Sweet! But the Evergreen still really wasn't a place for a high school cheerleader to hang out. Its legacy as a rough-and-tumble roadhouse lived on. As the Daily Olympian later noted: "oldtimers around the county remember The Green as a knock-down-and-drag-out, foot-stomping, two-by-four bustout joint where fists could fly at the drop of an insult" (Watt).
The Northwest Rocks
In 1963 Irving died and the aging Mary and Elmer struggled to run the place. It was around 1965 that the enterprise was finally sold to a real-estate broker named Dick Campbell, who bought in as an investment. Although he himself had been a trumpeter in his high school band, Campbell knew nothing about either show business or operating a dining/dancing establishment. Still, he led the Evergreen through its next incarnation, increasing his crowds just as the overall audience for rock 'n' roll music also expanded -- and he did that by booking both the most popular local bands right along with national acts out on tour.
Among the earliest local Northwest rockers who played the Evergreen were Tacoma or Olympia combos: the Royal Kings with Johnny Moore, the Triumphs, Corvettes, and the Stingrays. But as the regional scene picked up steam others came through, including Burien's Statics and Seattle's Dynamics and Viceroys. Then, as the golden era of garage rock really dawned, countless others followed: Bobby and the Innkeepers, the Bootmen, Shalimars, Artesians, Majestics, Solitudes, Beachcombers, Galaxies, Sonics, Regents, Statesmen, Bootmen, Deacons, Noblemen, Entertainers, Raymarks, Nomads, Imperials, Gatormen, Pageboys, Mercy Boys, Liberty Party, Sir Raleigh and the Cupons, Bumps, Dimensions, Randellas, and the Poverty Five. The Evergreen also brought in a good number of local bands who were on the verge of making waves with big-time national hits: the Kingsmen, Paul Revere and The Raiders, Merrilee Rush and the Turnabouts, Don and the Goodtimes, and the Bards.
When Interstate 5 was finally completed in 1967 it improved north-south traffic flow but also unfortunately steered the vast majority of travelers (and touring musicians) away from the old Highway 99 route. Though the Evergreen was still bringing in acts with Top-40 hits -- like the Newbeats, Dick and Dee Dee, the Rascals, Mitch Ryder and the Detroit Wheels, and the Grassroots -- the room was now off the beaten path and its fate was sealed. So it was that around 1967-1968 Campbell tired of the whole enterprise and sold out to Mel Carter, who officially redubbed the place The Green. That period -- and the years that followed -- was another of fast-changing musical times: from psychedelic acid-rock, to country rock, to hard rock, to disco, to heavy metal and on and on ...
Carter didn't last long, and the next apparent owner was Bruce Reeves, an employee of the state's Department of Natural Resources. Reeves attempted to stay current by bringing in popular Northwest bands of the day -- including Neighb'rhood Childr'n, American Eagle, Smiling Castle, Ice, Superband, Sweet Rolle, and Pitchblende -- but then as the 1970s came around, fewer and fewer touring acts came through and The Green's finances were suffering. By 1982 the room was becoming known for its metal emphasis -- indeed, one legendary October show featured two of Seattle's finest young headbanger bands, Culprit and Overlord -- but, that audience was not sustaining the business.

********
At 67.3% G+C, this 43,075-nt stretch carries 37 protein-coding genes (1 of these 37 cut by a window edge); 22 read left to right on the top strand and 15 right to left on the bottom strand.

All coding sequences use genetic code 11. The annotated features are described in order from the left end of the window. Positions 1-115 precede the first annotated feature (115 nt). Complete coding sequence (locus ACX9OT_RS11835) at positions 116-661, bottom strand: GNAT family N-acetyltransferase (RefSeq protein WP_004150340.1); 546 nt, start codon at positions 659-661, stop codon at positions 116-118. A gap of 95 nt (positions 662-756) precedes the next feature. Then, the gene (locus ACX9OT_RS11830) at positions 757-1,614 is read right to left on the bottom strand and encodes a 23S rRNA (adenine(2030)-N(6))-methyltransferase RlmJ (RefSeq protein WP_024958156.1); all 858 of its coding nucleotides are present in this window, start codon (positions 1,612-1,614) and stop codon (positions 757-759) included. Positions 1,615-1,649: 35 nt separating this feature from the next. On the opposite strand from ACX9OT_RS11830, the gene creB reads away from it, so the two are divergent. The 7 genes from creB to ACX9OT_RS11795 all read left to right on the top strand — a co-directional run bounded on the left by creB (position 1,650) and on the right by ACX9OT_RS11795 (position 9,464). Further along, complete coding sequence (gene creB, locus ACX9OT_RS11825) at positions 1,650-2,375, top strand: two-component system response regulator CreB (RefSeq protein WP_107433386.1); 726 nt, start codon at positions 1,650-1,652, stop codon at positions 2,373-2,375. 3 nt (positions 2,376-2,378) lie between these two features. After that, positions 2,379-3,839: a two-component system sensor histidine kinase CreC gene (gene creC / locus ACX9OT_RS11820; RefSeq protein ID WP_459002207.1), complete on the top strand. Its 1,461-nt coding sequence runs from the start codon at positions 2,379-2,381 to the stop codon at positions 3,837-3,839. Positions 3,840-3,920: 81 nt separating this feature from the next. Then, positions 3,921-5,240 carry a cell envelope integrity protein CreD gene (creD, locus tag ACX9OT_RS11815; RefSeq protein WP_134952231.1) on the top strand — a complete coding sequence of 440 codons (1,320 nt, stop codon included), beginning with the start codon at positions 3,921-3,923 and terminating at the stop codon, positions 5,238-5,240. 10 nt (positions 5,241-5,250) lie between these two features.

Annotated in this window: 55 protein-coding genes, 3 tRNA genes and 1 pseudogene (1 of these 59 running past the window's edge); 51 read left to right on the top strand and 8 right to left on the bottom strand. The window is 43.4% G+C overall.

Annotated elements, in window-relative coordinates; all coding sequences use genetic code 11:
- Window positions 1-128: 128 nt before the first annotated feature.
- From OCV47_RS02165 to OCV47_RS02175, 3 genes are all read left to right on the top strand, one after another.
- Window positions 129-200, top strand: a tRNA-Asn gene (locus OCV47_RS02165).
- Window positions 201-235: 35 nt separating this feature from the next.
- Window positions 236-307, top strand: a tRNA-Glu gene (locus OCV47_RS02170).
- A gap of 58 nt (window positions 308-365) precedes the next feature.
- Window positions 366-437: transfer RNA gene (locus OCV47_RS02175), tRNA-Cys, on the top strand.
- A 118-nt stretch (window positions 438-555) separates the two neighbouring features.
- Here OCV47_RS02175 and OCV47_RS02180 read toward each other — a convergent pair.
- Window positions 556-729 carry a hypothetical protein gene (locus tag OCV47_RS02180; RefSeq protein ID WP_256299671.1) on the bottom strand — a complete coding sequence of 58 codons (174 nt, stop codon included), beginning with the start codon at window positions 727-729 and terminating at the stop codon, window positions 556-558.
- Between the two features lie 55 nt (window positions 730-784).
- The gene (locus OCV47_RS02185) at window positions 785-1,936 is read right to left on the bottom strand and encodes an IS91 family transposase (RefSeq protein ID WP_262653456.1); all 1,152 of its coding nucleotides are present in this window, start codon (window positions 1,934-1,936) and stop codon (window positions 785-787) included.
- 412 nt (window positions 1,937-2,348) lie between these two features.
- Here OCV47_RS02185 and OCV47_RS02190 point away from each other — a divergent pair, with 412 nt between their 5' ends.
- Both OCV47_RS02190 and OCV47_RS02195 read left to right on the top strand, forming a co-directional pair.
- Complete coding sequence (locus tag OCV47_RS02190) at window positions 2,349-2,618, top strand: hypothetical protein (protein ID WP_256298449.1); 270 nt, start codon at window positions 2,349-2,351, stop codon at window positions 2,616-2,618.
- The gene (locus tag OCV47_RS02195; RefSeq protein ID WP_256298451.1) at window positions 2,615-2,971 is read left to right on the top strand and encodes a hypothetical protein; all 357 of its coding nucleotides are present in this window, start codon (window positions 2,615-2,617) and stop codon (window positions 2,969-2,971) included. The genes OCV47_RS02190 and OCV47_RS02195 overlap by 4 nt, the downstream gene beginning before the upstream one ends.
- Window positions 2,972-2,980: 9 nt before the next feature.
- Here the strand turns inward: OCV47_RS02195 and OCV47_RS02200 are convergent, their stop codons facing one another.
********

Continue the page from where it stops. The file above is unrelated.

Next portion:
In 1983 Fon Morcus -- whose band, the Fonics, became the house-band -- bought the place and tried unsuccessfully to recast it as a topless bar. It was in 1983 that another entrepreneur, Bob Bundy, acquired the lease, but he also failed to recreate the room's old magic. Booking the talent once again, Morcus proceeded to bring in what amounted to a string of past-their-prime national acts including Leon Russell, Michael Martin Murphy, Johnny Paycheck, Elvin Bishop, Foghat, Edgar Winter, and a John Fogerty-less Creedence Clearwater Revisited. The dance-floor began to surrender turf to an increasingly popular billiard zone, and then the hall emerged as the brief home of a small hip-hop scene that held annual talent shows in 1998 and 1999.
Finally, in January, 2000, Steve and Lynette Brizer took over the lease, held dances and billiard tournaments, and announced plans to open up a casino. Tragically, poor communications between the Brizers and Morcus resulted in the building having no insurance -- and finally, on the afternoon of Thursday, July 20, 2000, mere minutes after a new oven was reportedly installed in the kitchen -- the old hall broke out in flames. The Lacey Fire Department got their first 911 telephone call at 3:20 p.m., and their crews arrived quickly, but within 45 minutes the collapsed hall was a lost cause. The origins of the smoky blaze -- which subsequently spread into a five-acre grass fire -- were difficult to pinpoint because the rubble pile continued to burn until the following day.
Amidst their public bickering, Morcus announced that he would rebuild -- if the public supported a $1-million "Evergreen Ballroom Fundraiser" drive -- while the Brizers announced a "Fire Victims Fund" drive to help recoup their $200,000 personal investment. Charity concerts were advertised -- one with area South Sound hip-hop crews like DJ Jay-B, Slowpoke, Uncommon, and Half Dec, and another with Olympia folk rock band, Sister Sound Brother Beat, contributing their efforts -- but it was an uphill battle that would not be won.
Four days after the fateful fire, Olympia guitarist, Phil Quigley -- a man whose own mother had snuck out of the house as a girl to attend big-band shows there back in the 1940s -- summed up the sad vibe of that summer's terrible loss: "There were a lot of spirits in the hardwood floor of the ballroom" (Longoria). Yes, spirits that presumably joined those from the dance-floors of the many other historic Northwest ballrooms that have met their fates in recent decades.